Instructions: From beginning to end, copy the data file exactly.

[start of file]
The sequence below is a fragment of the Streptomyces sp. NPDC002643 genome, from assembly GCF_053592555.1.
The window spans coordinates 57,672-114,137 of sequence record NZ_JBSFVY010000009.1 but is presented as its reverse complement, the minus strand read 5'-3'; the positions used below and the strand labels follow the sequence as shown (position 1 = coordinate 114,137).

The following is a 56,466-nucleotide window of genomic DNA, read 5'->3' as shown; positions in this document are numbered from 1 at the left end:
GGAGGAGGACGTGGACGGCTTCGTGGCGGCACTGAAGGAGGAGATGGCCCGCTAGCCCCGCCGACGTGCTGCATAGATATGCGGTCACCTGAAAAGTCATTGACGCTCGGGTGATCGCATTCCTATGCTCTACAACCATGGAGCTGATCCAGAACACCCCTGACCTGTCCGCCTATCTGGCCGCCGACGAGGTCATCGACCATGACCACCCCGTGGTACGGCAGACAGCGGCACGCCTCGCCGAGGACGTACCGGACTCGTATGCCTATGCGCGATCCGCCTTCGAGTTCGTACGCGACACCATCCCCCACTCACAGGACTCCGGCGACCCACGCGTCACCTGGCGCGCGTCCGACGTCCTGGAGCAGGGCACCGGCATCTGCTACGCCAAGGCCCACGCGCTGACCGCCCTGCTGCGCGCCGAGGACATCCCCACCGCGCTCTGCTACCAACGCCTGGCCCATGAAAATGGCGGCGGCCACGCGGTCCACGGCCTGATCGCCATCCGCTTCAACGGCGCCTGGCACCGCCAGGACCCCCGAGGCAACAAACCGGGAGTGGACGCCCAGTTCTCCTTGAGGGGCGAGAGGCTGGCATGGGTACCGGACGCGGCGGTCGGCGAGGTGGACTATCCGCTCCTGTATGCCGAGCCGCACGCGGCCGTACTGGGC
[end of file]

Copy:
The sequence below is a fragment of the Streptomyces sp. NPDC002643 genome, from assembly GCF_053592555.1.
The window spans coordinates 57,672-114,137 of sequence record NZ_JBSFVY010000009.1 but is presented as its reverse complement, the minus strand read 5'-3'; the positions used below and the strand labels follow the sequence as shown (position 1 = coordinate 114,137).

The following is a 56,466-nucleotide window of genomic DNA, read 5'->3' as shown; positions in this document are numbered from 1 at the left end:
GGAGGAGGACGTGGACGGCTTCGTGGCGGCACTGAAGGAGGAGATGGCCCGCTAGCCCCGCCGACGTGCTGCATAGATATGCGGTCACCTGAAAAGTCATTGACGCTCGGGTGATCGCATTCCTATGCTCTACAACCATGGAGCTGATCCAGAACACCCCTGACCTGTCCGCCTATCTGGCCGCCGACGAGGTCATCGACCATGACCACCCCGTGGTACGGCAGACAGCGGCACGCCTCGCCGAGGACGTACCGGACTCGTATGCCTATGCGCGATCCGCCTTCGAGTTCGTACGCGACACCATCCCCCACTCACAGGACTCCGGCGACCCACGCGTCACCTGGCGCGCGTCCGACGTCCTGGAGCAGGGCACCGGCATCTGCTACGCCAAGGCCCACGCGCTGACCGCCCTGCTGCGCGCCGAGGACATCCCCACCGCGCTCTGCTACCAACGCCTGGCCCATGAAAATGGCGGCGGCCACGCGGTCCACGGCCTGATCGCCATCCGCTTCAACGGCGCCTGGCACCGCCAGGACCCCCGAGGCAACAAACCGGGAGTGGACGCCCAGTTCTCCTTGAGGGGCGAGAGGCTGGCATGGGTACCGGACGCGGCGGTCGGCGAGGTGGACTATCCGCTCCTGTATGCCGAGCCGCACGCGGCCGTACTGGGC